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Disruption

Commentary by Wayne Forrest

A popular Indonesian cartoon that has emerged since the onset of the coronavirus (COV-19) shows a series of boxes filled with various symptoms (severe cough, joint pain, runny nose, stomach ache, fever, headache, etc.) with lines all connecting to one containing the cause: masuk angin. Literally meaning the wind enters, masuk angin, and the diagnostic imprecision behind it, could be why Indonesia has only reported a handful of cases. Created by an Indonesian, the cartoon says many Indonesians will experience COV-19 as something they already know about and seek traditional remedies without interfacing with a clinic or hospital.

Indonesia has several hundred kits sent by the CDC (each can handle 700 samples) and has only tested approximately 200 people exhibiting strong symptoms. But since 80% of COV-19 cases appear to be mild, only a wide-ranging random testing regime can build the data necessary to fully understand the virus. Meanwhile, Indonesia has taken some measures to lessen the odds of an outbreak: curtailing travel, 14-day quarantines for those returning from infected countries such as China, temperature checking travelers at ports of entry, and increasing public awareness of helpful personal hygiene measures. It can be assumed that there are more than the 2 confirmed cases out there, hopefully with only mild symptoms.

However, as articles in this issue indicate, some major disruptions have already hit Indonesia along with the rest of the world. One was the March 14 US-ASEAN Leaders Summit in Las Vegas called by President Trump, canceled because of the coronavirus. President Jokowi would have attended. Widely viewed as an atonement for a retraction in the US diplomatic approach to southeast Asia (Trump did not attend the 2018 and 2019 ASEAN Summits), the meeting would have only marginally improved the current lack of US engagement. The US will have to do more than hold a summit or cry-out “predatory economics” to curtail the rise of China’s military and economic influence in the huge SEA market, especially in the area of infrastructure. March 16 was supposed to be the first White House visit of President Jokowi and infrastructure was reportedly one of the main topics. Specifically, the two leaders were slated to discuss US investment in Indonesia’s new Sovereign Wealth Fund, designed specifically to finance the building of Indonesia’s $34 billion new capital in East Kalimantan. Odds are that if the US makes an investment via the new Development Finance Corporation (successor to OPIC) it will only be symbolic. Its been a generation since the US “did” mixed credit financing (loans, grants, investment) for infrastructure in Indonesia. As Malaysia’s Mahathir said in 2016 “We cannot afford to build these very expensive railway lines,” “Whether we like it or not, we have to go to the Chinese.” We will know that the US is “back” when we can finance a major infrastructure project in Indonesia. (On February 24, AICC hosted a briefing on infrastructure financing for 5 Indonesian visitors. Topics included: revenue-backed bonds as well as municipal bonds for schools, roads, bridges, and water systems.)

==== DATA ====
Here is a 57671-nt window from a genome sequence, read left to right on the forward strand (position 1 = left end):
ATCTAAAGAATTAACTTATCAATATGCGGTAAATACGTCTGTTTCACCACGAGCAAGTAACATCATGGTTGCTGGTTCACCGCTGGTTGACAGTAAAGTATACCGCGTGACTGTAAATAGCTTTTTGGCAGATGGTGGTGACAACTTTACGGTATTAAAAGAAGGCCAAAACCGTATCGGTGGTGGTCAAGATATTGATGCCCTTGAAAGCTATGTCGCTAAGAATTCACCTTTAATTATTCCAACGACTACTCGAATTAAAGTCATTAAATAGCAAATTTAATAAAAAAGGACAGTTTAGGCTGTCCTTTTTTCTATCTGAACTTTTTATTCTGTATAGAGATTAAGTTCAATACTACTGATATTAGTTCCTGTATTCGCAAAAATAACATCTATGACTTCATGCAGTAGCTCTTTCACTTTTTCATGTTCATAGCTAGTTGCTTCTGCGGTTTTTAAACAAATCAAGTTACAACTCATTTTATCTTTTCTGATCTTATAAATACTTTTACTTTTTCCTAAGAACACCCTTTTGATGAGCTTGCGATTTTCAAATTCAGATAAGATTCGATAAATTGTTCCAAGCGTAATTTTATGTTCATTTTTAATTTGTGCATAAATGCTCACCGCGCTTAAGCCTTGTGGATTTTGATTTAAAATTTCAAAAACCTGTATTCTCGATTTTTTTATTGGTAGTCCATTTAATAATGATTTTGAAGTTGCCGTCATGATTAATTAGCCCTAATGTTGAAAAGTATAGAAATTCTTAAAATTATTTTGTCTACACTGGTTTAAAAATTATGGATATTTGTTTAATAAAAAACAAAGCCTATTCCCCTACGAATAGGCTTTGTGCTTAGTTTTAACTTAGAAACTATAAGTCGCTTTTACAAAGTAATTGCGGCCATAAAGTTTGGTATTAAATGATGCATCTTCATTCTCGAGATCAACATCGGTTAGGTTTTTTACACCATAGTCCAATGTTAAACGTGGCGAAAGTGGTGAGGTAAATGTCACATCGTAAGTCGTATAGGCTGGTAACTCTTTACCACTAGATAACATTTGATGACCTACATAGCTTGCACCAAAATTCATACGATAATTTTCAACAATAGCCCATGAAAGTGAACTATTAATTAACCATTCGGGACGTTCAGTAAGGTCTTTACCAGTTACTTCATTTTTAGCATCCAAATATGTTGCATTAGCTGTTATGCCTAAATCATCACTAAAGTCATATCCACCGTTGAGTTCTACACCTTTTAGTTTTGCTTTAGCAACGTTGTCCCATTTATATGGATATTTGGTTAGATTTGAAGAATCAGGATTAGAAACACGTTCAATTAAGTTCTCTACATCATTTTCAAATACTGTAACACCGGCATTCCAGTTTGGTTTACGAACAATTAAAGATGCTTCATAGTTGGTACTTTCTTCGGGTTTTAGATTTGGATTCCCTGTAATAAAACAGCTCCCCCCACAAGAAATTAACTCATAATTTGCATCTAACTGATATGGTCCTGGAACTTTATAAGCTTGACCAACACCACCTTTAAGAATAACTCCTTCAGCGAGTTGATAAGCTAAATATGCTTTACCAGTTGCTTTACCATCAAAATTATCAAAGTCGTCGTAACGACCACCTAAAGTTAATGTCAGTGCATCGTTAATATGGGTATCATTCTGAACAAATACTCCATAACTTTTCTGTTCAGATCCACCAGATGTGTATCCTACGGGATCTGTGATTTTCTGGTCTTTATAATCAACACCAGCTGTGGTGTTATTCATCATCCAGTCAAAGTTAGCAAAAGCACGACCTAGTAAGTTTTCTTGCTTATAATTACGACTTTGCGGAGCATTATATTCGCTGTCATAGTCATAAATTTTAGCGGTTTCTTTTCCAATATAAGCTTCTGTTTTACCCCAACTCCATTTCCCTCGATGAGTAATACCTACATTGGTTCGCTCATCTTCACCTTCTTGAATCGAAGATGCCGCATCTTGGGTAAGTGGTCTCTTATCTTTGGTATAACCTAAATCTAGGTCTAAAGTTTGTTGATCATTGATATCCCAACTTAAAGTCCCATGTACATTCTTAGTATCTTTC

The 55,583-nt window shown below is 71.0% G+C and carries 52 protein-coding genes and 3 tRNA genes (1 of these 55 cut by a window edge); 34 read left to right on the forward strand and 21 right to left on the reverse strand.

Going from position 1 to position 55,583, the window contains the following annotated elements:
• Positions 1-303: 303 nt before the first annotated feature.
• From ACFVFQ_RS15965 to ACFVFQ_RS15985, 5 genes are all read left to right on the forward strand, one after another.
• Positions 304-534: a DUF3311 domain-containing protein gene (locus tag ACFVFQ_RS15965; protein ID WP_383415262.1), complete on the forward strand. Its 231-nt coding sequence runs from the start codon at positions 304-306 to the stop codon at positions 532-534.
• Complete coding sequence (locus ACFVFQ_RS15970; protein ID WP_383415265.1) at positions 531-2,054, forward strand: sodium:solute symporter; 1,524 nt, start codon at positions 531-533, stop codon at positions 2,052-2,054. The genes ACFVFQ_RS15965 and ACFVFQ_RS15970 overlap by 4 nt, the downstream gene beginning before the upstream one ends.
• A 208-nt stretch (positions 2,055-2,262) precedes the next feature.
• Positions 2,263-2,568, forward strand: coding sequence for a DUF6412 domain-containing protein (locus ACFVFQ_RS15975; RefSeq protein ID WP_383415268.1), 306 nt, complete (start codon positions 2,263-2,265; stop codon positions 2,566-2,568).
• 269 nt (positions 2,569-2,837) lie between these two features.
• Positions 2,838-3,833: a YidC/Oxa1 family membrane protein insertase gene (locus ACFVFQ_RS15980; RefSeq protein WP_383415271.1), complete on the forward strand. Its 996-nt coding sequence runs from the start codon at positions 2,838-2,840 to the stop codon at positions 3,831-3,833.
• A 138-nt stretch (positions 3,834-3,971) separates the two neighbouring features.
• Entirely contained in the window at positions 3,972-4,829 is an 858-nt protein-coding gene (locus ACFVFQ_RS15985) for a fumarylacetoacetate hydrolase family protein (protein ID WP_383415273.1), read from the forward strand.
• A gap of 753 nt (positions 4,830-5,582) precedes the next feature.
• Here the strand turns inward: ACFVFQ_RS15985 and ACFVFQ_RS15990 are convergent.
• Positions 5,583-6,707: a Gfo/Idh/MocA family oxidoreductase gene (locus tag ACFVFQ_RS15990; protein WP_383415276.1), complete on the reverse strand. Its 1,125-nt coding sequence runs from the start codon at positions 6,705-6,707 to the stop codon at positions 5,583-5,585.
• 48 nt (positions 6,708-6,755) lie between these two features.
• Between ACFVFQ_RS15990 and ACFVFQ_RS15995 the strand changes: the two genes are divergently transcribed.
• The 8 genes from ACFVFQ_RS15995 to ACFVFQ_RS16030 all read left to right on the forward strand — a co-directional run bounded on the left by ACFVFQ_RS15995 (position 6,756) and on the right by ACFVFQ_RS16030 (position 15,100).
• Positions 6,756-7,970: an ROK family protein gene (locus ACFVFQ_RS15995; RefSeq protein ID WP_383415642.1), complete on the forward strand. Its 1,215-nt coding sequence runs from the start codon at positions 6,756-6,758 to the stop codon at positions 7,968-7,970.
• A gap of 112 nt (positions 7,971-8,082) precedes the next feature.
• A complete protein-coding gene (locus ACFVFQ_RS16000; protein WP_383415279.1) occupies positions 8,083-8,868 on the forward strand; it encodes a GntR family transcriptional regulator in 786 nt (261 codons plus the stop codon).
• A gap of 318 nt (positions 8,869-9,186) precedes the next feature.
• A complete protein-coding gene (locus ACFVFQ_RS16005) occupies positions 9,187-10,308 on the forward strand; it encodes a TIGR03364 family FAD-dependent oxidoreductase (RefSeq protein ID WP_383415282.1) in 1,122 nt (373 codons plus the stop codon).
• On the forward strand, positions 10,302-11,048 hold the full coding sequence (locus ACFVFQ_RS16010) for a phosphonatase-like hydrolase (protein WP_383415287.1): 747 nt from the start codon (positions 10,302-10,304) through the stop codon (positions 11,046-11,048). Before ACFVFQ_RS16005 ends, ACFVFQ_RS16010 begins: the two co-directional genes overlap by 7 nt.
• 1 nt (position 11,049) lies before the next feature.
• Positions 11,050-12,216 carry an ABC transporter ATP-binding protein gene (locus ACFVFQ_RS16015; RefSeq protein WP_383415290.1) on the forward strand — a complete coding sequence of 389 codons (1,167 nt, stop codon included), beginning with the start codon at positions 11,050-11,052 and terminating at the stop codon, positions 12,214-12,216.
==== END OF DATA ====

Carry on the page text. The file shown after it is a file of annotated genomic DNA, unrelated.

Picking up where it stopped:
Our Indonesia friends have not panicked but they are concerned. Significant funds may have been withdrawn from their capital markets, but experience tells them that they will return if they focus on market fundamentals. They are doing the right things: looser monetary; fiscal stimulus, especially in the tourism sector; a new Omnibus law focused on job creation designed to attract more manufacturing foreign investment, especially from firms relocating from China. Even with all these measures GDP growth will most likely be curtailed by .5-1%. Resilience is in Indonesia’s DNA. We need to trust her capacity earned from recovering from floods, volcanic eruptions, earthquakes, and previous financial meltdowns. Epigrammatic of the “anti-disruption” is the The Bali Spirit Festival (30 April – 5 April) and Ubud Food Festival (17-19 April) – both committed to “carry on”. We all need to do the same.

(The opinions expressed here are solely the writer’s and do not necessarily reflect those of the American Indonesian Chamber of Commerce or its members.)